Continuing our series on architects’ details and the decisions informing their thinking, Knox Bhavan's Sasha Bhavan and Fergus Knox discuss the prefabricated timber cassette system they developed for a riverbank home, which is now being deployed on other projects
What drove your interest in developing an OSB prefabricated system on a river of all places?
We already had built a lot in timber and had informal conversations with Price & Myers about building off-ground timber structures. We have also worked for years with digital manufacturer BlokBuild, which came over one time and showed us a model of cassette system they wanted to investigate. We felt that March House would be a perfect project to develop the idea.
The client came to us with an exacting brief for a home in the Thames flood plain. We knew it had to be programmed in a particular way due to flood risk and seasonal site access down a narrow lane, which favoured off-site construction. We arrived at the idea of lifting the building off the ground by using the OSB cassette system, mounted up on a galvanised steel sub-frame. In effect, it’s just a few steel pins touching the ground, letting the river flow past or beneath it.
Being American, the client was used to the idea of balloon frame construction and had no prejudices against an OSB system build. Price & Myers pushed the structural and sustainability aspects of the UK-sourced material too. Maybe her being a gardener meant she was keen to push for a lower carbon footprint – but it really resonated for her.
Describe the system you used
We worked with BlokBuild and Price & Myers on the cassette system; we’ve had a longstanding relationship with both for years. We did the initial 2D design, which we turned into a BIM and then a Rhino model. This was then inhabited by BlokBuild’s bespoke script to generate the cassette forms. At March House these were made of two OSB layers separated by fin joists to give a 290mm section, with 250mm of Rockwool insulation sandwiched between.
We used the intermediate form of contract on the project but the OSB cassette design was treated like a contractor-designed portion. It was their responsibility to get the system certified and achieve the necessary warranties on it – the system at March House has a 60-year guarantee.
The beauty of the system is that it was used for wall, floor and roof. We did not have to pour a ground slab, so it’s good for the carbon footprint – we could even insulate soffits of floor cassettes.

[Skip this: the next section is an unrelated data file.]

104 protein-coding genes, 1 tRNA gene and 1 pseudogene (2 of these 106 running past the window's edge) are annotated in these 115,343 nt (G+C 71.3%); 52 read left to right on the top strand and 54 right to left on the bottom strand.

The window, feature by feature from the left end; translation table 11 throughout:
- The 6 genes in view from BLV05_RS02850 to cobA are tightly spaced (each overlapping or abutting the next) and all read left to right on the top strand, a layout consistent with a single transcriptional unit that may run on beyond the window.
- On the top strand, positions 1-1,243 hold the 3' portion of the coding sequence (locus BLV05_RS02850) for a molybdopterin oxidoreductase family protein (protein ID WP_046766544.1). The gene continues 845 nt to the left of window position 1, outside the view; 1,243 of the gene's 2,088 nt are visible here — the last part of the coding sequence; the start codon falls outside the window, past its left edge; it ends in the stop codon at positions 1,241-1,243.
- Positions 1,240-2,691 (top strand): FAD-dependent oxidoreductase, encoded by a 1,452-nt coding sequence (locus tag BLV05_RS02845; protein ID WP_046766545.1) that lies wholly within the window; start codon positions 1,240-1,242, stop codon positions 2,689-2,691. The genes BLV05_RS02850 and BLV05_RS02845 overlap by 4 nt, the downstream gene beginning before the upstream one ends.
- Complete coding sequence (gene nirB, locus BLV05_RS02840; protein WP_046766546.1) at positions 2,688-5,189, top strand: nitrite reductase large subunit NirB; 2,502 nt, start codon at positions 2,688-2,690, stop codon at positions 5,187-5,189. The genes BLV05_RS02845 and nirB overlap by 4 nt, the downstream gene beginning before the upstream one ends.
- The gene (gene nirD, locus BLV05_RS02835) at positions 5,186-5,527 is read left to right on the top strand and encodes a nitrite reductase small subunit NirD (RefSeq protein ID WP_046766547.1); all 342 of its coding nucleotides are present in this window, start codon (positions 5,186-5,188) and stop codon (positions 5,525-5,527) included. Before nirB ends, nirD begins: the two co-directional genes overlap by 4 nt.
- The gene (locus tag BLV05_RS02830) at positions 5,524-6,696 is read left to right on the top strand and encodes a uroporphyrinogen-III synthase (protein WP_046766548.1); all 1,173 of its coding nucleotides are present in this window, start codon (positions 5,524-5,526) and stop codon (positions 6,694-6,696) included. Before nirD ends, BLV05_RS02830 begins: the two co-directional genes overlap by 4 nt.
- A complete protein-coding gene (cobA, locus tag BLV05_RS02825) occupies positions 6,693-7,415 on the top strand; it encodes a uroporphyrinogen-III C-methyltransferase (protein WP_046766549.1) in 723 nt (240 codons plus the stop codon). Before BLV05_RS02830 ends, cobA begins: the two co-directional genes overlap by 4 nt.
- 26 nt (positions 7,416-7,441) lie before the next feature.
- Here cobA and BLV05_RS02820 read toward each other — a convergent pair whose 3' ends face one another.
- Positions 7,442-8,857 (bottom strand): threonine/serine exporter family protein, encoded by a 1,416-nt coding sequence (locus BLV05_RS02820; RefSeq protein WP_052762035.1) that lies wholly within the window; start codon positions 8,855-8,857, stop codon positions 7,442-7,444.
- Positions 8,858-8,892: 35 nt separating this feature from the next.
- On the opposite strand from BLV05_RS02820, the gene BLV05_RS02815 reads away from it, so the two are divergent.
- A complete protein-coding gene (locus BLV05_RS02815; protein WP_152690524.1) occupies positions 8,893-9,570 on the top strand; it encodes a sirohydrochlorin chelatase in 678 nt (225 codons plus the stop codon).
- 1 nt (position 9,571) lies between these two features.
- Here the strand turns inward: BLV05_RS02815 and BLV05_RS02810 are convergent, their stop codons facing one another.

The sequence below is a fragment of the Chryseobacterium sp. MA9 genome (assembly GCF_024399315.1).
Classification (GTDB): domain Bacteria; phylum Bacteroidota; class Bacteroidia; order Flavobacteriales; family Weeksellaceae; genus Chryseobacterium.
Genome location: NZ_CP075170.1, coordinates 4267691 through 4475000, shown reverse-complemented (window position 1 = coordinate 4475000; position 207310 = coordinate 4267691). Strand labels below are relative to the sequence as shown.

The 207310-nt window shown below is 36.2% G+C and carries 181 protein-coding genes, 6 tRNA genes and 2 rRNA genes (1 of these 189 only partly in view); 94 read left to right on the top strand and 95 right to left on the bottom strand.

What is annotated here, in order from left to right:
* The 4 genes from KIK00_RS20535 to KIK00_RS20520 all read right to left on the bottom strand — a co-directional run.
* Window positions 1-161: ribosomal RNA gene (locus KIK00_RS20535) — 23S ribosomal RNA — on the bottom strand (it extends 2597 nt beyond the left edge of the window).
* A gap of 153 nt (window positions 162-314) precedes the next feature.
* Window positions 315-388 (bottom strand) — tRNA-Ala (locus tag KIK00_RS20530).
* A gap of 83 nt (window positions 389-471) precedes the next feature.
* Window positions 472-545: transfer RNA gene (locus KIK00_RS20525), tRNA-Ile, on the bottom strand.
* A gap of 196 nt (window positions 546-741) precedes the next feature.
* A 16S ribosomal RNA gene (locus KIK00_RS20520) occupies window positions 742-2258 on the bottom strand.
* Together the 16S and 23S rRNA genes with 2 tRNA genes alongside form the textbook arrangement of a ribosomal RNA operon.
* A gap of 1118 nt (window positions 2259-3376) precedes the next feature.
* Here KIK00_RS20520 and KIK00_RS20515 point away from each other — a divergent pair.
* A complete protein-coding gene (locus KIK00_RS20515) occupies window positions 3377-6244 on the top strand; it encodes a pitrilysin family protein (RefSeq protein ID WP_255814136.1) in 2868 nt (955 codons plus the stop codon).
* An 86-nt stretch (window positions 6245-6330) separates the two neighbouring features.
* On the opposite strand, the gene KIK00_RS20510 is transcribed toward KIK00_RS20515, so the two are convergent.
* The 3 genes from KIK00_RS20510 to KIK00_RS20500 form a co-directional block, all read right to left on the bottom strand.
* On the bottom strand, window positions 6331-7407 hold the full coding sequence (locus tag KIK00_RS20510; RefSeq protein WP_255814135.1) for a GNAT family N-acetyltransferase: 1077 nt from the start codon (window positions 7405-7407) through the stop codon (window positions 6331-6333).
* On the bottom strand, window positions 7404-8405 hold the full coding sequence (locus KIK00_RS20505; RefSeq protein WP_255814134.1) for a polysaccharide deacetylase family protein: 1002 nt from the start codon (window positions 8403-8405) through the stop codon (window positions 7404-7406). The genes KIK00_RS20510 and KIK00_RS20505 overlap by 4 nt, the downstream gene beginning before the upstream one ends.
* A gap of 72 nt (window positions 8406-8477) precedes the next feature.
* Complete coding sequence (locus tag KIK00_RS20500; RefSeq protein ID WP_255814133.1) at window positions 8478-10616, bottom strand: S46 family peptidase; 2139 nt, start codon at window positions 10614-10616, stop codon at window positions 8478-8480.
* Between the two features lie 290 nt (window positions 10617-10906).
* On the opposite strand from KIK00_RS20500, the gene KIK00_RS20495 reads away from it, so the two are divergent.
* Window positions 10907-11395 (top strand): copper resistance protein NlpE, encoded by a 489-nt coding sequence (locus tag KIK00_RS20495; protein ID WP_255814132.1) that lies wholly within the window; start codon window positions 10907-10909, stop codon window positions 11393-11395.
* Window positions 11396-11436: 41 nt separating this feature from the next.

What fixes one cassette to another?
A timber locking piece and locator. Once located, they were fixed together with simple nail plates. On March House this method was problematic. Plates would protrude above the OSB face and, once the Tyvek sheet was over it and they were invisible, it became difficult to place fixing batons for the larch cladding as they protruded too. It ended up making the building bigger on every face by about 5mm.
At a later project in Scatterdells Lane in Hertfordshire, BlokBuild decided to rebate the position of the nail plate so it ran flat with the face of the OSB. It also controls exactly where nail plates are fixed, which, when you are using the system to form internal partition walls, allows wiring and pipe runs to be better coordinated as you know the exact position of every plate beforehand.
Doesn’t that mean that you are developing bespoke details rather than a generic system?
Because it’s cut from a flat OSB sheet and a drawing, you can do whatever you need it to do with it. There’s an increase in labour with some elements but if the computer is planning it on a sheet, there isn’t really much cost difference in terms of fabrication.
Scatterdells Lane, for instance, is an evolution. The system we’ve developed there has roof tapers and internal walls and is more complex than March House. We’re starting to use the system architecturally. Eaves provide shading but we’re forming them out of cassettes. It offers more design opportunities and complexities, like an overhang over a doorway.
And what we are looking at with a new project in Bristol is aiming to be more Lego-like with it. We are developing door types, porch types and eaves details where you can mix and match elements. We are working very hard to keep the per square metre costs down. We are pushing for architectural expression but will likely get pushback from BlokBuild in terms of what’s deliverable for the cost. But it is an opportunity to fine-tune the system and can all be achieved without a six-act drama or being too expensive.
Could you imagine it working at four storeys?
It’s as much about fire resistance as anything. At March House there wasn’t any real requirement for it so we just have one layer of insulated plasterboard internally and a pattress lining. But Blokbuild is looking at that at Scatterdells Lane and the Bristol housing project, where we’re having to look at fire separation and means of escape.
It would be nice to make it work but all this is part of an evolving story. Each one of these jobs takes things a bit further. In terms of fire ratings, it's going to be about creating hybrid systems – perhaps teaming it with steel or glulam structure. It’s about playing to the strengths of the various materials to make the cassette system work in housing rather than just one-off homes.
But the OSB system is a cheap and sustainable way to build. Once the steel sub-frame was in, the use of the cassettes meant we had a watertight enclosure in just over three weeks. It means giving the contractor a lot of leeway to develop its methods, which means increased architect input in terms of clash detection and coordination. Ideally, you want to be handing over a building as a single model.
Sasha Bhavan is a senior partner and Fergus Knox is a project architect at Knox Bhavan Architects